1. Oh my dear ___ (I’m so sorry, your first name escapes me… all I can think of is “Lily June’s mom”!) – A.A. Milne!! Let us count the ways!!!! I *STILL* have all 3 (or maybe 4?!) of his books, originals, dated *1927*!! They are – as u can imagine – falling apart! But I will never let ’em go! They ARE my early childhood, y’know? And in them, in my brother’s grade 2 scrawl, is printed “To my sister Ellen for her burthday” or the equivalent – so in other words, when I got them, they were already hand-me-downs from my bro! lol Doesn’t matter!! I still adored them!!! The “heffalump”! Piglet, mistaken for baby Roo by Kanga, and having to endure a BATH!! Never never tired of them! Your daughter will always love u for this alone, if nothing else! lol!

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  2. What an adorable story, Ellie. Congrats on getting into kindergarten at the tender age of four years & 11 months. By the way, you are a Libra like I am. I’m October 19. Do you also have a problem making decisions like I do? That’s because Libras have to weigh both sides of everything. Take care.

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    1. Thanks Anna!
      Yes I am *exactly* like that!! LOL! I drive myself nuts re decision-making! It’s a curse of our sign. On the other hand, I’ve read that “Libra is the most popu lar

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      1. I didn’t know that we were the most popular sign of the zodiac. We are the only one that is not represented by a living thing (human or animal). Just some scales, but that only shows that we are “well balanced”.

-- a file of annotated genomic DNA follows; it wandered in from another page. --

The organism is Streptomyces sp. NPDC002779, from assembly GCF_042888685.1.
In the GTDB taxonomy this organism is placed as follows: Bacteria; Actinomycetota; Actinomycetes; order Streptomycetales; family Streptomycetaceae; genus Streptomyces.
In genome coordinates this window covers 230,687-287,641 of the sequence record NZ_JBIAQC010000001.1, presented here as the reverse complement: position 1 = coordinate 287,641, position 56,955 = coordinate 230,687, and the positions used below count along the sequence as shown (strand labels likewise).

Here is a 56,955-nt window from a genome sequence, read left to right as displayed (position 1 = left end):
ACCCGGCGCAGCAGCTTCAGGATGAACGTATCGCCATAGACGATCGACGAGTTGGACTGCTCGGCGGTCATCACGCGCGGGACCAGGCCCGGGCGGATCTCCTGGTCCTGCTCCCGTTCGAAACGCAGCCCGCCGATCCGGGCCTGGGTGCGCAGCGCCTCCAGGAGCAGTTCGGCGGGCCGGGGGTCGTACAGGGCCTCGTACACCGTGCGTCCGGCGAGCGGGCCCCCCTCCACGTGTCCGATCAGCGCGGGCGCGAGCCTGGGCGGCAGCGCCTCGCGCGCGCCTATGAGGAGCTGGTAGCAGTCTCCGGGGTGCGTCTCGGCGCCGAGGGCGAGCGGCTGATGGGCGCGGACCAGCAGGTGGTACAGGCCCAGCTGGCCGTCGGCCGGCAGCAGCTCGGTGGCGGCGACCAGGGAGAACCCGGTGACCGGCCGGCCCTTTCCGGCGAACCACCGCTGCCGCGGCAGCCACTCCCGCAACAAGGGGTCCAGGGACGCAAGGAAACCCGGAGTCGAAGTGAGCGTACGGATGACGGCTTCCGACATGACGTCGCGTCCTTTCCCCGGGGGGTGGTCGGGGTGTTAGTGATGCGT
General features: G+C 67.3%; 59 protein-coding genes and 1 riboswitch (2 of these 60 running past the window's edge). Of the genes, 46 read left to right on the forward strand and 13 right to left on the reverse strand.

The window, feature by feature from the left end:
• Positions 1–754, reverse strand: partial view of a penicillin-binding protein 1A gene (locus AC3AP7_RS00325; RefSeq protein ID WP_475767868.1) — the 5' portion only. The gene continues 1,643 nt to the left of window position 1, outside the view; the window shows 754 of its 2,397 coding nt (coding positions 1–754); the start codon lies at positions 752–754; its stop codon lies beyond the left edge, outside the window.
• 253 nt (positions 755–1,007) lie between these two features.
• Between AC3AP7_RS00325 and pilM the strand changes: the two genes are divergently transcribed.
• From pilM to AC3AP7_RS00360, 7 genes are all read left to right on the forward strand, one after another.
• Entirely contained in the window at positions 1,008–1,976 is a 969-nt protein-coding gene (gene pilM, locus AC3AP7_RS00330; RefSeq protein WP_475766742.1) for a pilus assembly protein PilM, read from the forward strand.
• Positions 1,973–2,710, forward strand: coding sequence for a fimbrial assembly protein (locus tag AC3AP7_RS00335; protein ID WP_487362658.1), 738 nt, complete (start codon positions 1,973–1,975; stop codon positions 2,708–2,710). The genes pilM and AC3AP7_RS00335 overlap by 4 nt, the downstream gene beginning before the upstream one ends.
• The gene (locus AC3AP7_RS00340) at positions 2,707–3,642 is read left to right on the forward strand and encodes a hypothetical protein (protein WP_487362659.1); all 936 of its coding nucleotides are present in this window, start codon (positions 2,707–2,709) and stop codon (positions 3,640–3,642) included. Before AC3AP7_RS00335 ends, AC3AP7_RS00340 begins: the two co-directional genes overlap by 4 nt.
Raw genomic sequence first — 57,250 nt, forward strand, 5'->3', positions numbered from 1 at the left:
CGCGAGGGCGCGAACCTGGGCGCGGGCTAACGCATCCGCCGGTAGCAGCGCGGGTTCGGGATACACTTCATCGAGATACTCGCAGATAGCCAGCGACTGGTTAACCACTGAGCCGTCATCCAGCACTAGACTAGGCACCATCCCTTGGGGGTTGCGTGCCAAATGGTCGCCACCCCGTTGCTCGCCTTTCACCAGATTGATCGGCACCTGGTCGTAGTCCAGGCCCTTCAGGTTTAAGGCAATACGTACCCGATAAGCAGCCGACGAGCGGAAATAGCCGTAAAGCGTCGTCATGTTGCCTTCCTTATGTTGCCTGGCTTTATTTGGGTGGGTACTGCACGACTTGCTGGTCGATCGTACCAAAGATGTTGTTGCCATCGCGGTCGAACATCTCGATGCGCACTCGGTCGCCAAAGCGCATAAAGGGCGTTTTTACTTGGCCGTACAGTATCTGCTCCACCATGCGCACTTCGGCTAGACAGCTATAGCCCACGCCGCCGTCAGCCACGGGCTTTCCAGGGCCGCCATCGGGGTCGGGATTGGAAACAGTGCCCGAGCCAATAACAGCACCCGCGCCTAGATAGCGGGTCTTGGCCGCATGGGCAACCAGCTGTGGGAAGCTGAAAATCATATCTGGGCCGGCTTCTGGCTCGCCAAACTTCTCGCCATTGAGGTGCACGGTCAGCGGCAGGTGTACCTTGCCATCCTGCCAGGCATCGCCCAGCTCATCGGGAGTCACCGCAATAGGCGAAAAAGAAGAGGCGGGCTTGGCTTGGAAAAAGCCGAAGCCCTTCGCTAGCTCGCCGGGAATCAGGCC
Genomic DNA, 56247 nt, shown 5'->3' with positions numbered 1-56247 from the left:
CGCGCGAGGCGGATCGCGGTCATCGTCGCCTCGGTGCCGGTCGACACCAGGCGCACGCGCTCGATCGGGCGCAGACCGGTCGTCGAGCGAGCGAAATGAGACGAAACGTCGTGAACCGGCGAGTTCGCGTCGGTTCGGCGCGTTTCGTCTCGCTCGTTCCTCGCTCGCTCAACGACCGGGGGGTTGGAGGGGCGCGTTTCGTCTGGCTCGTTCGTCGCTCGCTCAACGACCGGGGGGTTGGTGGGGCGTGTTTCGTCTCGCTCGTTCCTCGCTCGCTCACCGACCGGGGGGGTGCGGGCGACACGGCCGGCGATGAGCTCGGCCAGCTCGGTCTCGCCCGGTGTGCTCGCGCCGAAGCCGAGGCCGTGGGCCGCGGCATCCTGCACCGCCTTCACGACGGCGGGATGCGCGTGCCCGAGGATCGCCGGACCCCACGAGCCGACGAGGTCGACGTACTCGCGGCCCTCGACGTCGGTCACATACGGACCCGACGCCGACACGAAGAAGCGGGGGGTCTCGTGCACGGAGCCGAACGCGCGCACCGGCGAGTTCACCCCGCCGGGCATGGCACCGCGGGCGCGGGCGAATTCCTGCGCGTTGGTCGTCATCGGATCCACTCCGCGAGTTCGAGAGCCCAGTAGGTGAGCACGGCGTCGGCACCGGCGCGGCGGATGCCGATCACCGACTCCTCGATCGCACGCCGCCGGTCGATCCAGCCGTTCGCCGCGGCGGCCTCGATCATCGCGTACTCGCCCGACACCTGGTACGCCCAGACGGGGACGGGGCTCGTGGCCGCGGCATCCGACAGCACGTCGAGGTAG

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  3. This made me smile – so you only missed a few numbers in that recitation, but you were nervous. Ms. Dixon “got it” and allowed you to start. That was a cute story and I know I memorized all those books as my mom read them to me, then I read them myself. Then it was “The Bobsey Twins” … how I loved to read. Thank goodness for our moms instilling our love for reading and learning in us. I’m wondering if you saw my comment on your “About Me” page as I don’t see it now … I discovered what I had previously thought – that you were Canadian. I wondered when you said “Grade 9” when you passed along the spelling bee post and when we chitchatted about grammar and you said “Grade 2” … here in the States, we say “9th grade” or “2nd grade” … the reason I remarked to you on your “About Me” page is because I am Canadian as well, though I’ve lived here since 1966, I have never changed my citizenship. Did you have “double promotion” in school? I skipped Grade two and Grade four after taking an aptitude test. I was not an exceptional student, but those two grades are considered repeat grades of what you learned in Grade 1 and Grade 5, so if you passed you skipped onto Grade 3 and Grade 5, respectively. Most of our class did this. I ended up graduating high school here in the States having barely turned 17. Most of my classmates were already 18.

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    1. I was more into the Cherry Ames series than the Bobbsey Twins. Your About Me comment disappeared!! There’s a ghost in the machine, I swear! Yes, I realize that grade thing gives me away as Canadian, haha! Hi fellow Canuck! Please let’s take more discussion to email as this is very long and no longer relating to my post. Thankee kindly!